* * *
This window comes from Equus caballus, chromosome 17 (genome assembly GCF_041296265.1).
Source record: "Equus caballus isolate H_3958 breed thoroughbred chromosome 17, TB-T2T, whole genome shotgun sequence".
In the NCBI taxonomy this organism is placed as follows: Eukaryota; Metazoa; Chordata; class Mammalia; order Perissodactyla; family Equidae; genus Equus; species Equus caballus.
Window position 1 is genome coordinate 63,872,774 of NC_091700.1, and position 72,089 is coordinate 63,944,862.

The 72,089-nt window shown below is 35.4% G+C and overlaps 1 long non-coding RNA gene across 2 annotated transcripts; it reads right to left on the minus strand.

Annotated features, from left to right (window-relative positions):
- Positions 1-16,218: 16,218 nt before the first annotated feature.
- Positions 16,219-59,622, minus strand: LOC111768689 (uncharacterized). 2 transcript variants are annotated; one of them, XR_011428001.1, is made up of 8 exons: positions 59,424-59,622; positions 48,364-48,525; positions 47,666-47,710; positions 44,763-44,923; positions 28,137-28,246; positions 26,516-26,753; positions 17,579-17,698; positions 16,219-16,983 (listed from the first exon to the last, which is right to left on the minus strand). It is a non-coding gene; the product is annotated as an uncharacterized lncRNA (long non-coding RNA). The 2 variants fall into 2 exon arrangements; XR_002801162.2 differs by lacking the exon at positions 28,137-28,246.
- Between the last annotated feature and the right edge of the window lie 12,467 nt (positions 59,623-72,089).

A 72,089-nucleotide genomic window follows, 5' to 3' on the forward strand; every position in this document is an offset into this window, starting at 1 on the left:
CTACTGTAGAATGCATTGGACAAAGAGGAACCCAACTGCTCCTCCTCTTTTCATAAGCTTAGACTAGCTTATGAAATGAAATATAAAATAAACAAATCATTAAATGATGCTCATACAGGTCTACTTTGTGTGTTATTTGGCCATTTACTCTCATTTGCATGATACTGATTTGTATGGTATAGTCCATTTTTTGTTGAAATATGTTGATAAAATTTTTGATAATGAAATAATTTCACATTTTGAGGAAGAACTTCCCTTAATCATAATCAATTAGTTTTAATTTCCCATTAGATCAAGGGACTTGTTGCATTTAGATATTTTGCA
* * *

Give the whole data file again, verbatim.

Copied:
This window comes from Equus caballus, chromosome 17 (genome assembly GCF_041296265.1).
Source record: "Equus caballus isolate H_3958 breed thoroughbred chromosome 17, TB-T2T, whole genome shotgun sequence".
In the NCBI taxonomy this organism is placed as follows: Eukaryota; Metazoa; Chordata; class Mammalia; order Perissodactyla; family Equidae; genus Equus; species Equus caballus.
Window position 1 is genome coordinate 63,872,774 of NC_091700.1, and position 72,089 is coordinate 63,944,862.

The 72,089-nt window shown below is 35.4% G+C and overlaps 1 long non-coding RNA gene across 2 annotated transcripts; it reads right to left on the minus strand.

Annotated features, from left to right (window-relative positions):
- Positions 1-16,218: 16,218 nt before the first annotated feature.
- Positions 16,219-59,622, minus strand: LOC111768689 (uncharacterized). 2 transcript variants are annotated; one of them, XR_011428001.1, is made up of 8 exons: positions 59,424-59,622; positions 48,364-48,525; positions 47,666-47,710; positions 44,763-44,923; positions 28,137-28,246; positions 26,516-26,753; positions 17,579-17,698; positions 16,219-16,983 (listed from the first exon to the last, which is right to left on the minus strand). It is a non-coding gene; the product is annotated as an uncharacterized lncRNA (long non-coding RNA). The 2 variants fall into 2 exon arrangements; XR_002801162.2 differs by lacking the exon at positions 28,137-28,246.
- Between the last annotated feature and the right edge of the window lie 12,467 nt (positions 59,623-72,089).

A 72,089-nucleotide genomic window follows, 5' to 3' on the forward strand; every position in this document is an offset into this window, starting at 1 on the left:
CTACTGTAGAATGCATTGGACAAAGAGGAACCCAACTGCTCCTCCTCTTTTCATAAGCTTAGACTAGCTTATGAAATGAAATATAAAATAAACAAATCATTAAATGATGCTCATACAGGTCTACTTTGTGTGTTATTTGGCCATTTACTCTCATTTGCATGATACTGATTTGTATGGTATAGTCCATTTTTTGTTGAAATATGTTGATAAAATTTTTGATAATGAAATAATTTCACATTTTGAGGAAGAACTTCCCTTAATCATAATCAATTAGTTTTAATTTCCCATTAGATCAAGGGACTTGTTGCATTTAGATATTTTGCA